The Holy Name

Today we celebrate the memoria of the Holy Name of our Lord and Saviour Jesus Christ. Whilst at the conventual Mass in the Canonry this morning, I began to wonder what’s in a name?

The liturgical feast of the Holy Name dates back to 1530 when Pope Clement V approved an office of the Triumph of the Holy Name for the Franciscans, this was later extended to the universal Church in 1721 by Pope Innocent XIII.

St Bernardine of Siena OFM

The Holy Father did this because of St Bernadine of Siena OFM, a fourteenth century Franciscan missionary and reformer of the order whose devotion and zeal for the Holy Name was legendary.

He spent most of his life travelling around Italy preaching and administering the sacraments, so much so that no corner of the country was untouched by his words.

St Bernardine used the Holy Name to overcome the everyday warfare of Italian city-states, he used this “name that is above every name” (Phil 2:9) to raise people’s minds from their rivalries and jealousies to think of their own salvation, and their saviour.

St Bernadine said that,

[T]his name must be proclaimed, that it may shine out and never be suppressed…When a fire is lit to clear a field, it burns off all the dry and useless weeds and thorns. When the sun rises and darkness is dispelled, robbers, night-prowlers and burglars hide away.

This is the power of the Holy Name in a beautiful image by St Bernadine. We must remember that to the Jews of the old covenant a name was highly important, giving someone your name gave them a part of you and naming someone (or something else) put you in a particular relationship with that person.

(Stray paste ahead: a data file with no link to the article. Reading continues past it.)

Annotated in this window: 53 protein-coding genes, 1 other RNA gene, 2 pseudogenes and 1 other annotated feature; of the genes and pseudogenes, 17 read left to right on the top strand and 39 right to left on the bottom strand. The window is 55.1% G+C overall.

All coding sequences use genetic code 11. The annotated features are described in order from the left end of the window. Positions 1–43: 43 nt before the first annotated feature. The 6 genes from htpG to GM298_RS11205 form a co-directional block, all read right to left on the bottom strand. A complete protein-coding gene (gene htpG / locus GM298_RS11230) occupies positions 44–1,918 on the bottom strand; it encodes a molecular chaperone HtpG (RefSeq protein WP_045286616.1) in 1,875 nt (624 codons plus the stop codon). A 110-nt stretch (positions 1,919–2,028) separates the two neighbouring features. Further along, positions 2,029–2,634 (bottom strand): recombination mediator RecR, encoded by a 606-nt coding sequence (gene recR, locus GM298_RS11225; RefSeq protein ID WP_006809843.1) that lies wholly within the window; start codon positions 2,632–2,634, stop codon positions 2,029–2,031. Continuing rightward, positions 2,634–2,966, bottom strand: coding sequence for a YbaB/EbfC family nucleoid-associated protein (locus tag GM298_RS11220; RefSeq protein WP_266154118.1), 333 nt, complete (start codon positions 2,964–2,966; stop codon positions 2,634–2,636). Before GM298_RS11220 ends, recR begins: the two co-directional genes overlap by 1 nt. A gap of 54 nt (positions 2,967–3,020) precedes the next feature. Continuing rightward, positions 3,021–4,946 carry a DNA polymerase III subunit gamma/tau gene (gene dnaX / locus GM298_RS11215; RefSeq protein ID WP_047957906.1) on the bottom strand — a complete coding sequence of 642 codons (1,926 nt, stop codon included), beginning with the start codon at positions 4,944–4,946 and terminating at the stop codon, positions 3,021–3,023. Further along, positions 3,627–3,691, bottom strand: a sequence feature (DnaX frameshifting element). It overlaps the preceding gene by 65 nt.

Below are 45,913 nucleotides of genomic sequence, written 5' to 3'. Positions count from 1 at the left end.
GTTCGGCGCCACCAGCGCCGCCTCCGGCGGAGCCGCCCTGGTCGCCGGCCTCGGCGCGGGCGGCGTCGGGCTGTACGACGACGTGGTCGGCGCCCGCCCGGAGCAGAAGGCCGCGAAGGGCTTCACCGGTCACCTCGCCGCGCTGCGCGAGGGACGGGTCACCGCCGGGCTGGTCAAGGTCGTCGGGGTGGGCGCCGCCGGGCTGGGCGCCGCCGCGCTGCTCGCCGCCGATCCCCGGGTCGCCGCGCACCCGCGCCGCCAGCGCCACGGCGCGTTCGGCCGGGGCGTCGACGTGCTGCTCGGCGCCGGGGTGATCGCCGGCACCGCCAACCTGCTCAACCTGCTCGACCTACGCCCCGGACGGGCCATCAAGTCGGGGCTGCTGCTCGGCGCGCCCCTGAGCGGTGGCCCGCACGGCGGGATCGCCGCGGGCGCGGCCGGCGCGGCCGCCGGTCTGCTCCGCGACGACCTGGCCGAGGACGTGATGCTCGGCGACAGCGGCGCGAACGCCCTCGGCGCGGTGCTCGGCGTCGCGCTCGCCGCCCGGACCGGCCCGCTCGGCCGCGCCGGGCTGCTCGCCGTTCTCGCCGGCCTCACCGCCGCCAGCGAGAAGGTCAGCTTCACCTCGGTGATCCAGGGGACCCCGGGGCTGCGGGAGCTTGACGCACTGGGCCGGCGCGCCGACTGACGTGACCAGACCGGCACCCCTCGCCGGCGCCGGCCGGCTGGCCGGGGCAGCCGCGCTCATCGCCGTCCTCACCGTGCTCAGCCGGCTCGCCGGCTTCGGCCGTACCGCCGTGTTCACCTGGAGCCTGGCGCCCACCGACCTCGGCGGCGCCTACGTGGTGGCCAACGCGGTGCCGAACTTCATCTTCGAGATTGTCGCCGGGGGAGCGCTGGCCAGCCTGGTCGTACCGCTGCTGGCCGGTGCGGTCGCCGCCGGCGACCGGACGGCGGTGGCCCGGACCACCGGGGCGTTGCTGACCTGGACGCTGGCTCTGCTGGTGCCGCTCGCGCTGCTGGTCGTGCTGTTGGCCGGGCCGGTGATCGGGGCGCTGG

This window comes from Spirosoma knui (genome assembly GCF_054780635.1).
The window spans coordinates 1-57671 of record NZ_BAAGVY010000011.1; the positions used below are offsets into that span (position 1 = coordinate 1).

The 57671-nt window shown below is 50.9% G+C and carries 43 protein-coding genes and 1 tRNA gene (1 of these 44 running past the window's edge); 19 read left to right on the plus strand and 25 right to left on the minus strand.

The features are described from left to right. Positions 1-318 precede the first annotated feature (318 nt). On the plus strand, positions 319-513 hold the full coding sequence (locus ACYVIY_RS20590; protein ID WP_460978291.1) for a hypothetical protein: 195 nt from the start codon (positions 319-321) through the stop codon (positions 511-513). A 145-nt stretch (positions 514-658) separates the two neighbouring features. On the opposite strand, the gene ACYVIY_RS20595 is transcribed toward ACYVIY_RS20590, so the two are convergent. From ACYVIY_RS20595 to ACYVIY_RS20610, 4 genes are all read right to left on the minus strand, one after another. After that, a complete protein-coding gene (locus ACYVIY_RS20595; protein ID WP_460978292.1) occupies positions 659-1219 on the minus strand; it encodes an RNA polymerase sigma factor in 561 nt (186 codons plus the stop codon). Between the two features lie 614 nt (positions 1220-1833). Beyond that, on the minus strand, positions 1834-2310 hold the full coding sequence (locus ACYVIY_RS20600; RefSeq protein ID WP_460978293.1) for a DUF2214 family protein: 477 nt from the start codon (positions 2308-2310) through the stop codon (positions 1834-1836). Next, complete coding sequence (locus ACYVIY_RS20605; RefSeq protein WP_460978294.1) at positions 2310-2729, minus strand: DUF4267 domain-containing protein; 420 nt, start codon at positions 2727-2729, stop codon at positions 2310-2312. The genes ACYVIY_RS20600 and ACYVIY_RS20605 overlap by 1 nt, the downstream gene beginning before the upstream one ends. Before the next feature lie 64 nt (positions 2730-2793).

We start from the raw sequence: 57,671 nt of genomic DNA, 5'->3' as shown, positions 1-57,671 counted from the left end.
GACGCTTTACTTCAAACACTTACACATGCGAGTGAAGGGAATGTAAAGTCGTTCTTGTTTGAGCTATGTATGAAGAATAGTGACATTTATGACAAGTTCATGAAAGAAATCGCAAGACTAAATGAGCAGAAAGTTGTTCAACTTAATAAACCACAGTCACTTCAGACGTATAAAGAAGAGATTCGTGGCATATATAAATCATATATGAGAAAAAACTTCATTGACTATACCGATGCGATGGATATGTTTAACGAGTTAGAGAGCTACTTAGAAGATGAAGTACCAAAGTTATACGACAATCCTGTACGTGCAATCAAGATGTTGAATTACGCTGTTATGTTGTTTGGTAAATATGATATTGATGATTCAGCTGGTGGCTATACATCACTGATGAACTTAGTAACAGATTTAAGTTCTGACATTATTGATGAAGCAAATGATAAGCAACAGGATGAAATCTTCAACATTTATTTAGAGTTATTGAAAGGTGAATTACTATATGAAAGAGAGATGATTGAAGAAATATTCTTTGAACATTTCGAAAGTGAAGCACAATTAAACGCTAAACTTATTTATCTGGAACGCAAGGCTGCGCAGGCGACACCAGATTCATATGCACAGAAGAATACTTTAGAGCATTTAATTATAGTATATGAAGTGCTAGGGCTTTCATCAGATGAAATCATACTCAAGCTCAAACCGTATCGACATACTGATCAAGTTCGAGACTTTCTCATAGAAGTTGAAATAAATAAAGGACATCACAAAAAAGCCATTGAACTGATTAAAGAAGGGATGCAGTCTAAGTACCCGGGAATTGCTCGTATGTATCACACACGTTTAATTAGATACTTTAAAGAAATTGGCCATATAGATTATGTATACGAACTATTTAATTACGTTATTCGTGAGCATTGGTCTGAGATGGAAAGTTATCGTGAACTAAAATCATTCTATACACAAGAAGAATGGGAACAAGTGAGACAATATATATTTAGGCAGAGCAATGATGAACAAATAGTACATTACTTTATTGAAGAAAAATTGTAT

So what of the Holy Name of Jesus?

Woodcut image of the Holy Name being adored by man and angel, and crushing satan.

Traditionally the month of January is given over to worship of the Holy Name and meditation on the child Jesus, so perhaps we can take this opportunity to think of our reverence for the name of our Lord.

St Paul tells us that, “That at the Name of Jesus every knee should bow, of those that are in heaven, on earth, and under the earth.” (Phil 2:10), and St Peter tells us (Acts 4:12), “For there is no other Name under heaven given to men, whereby we must be saved”.

Do we take the Holy Name in vain? Using it to insult, to swear, to joke, to ridicule others? Do we make any sign of devotion when we hear the Holy Name of our Lord spoken in public; the angels prostrate and the demons flee at the name of our Lord, might we bow our heads momentarily? When we hear someone using the Holy Name inappropriately what reparation do we do? There are many traditional practices, such as saying “Blessed be the name of the Lord now and forever” (even under your breath) when you hear someone using the Holy Name inappropriately. Our Lord died for us, might we offer some reparation to Him for those who insult His Holy Name?

IHS Monogram from the Gesu, Rome

When we venerate and worship the Holy Name we worship our Lord,

The psalmist exhorts [the Church] to [sing], as he says: Sing to the Lord, and bless his name, proclaim his salvation day after day. And this salvation is Jesus, her saviour.

If you get a chance consider saying the litany of the Most Holy Name in reparation for all those who insult our Lord.

Today also several members of our community will be attending Mass for the patronal feast of one of our parishes in Chelmsford dedicated to the Holy Name, so please keep our apostolate and the parishes we care for in your prayers!


About piusdcollins

Simply Professed Junior with the Canons Regular of Prémontré in the canonry of Our Lady of Sorrows and St Philip Benizi, Chelmsford.
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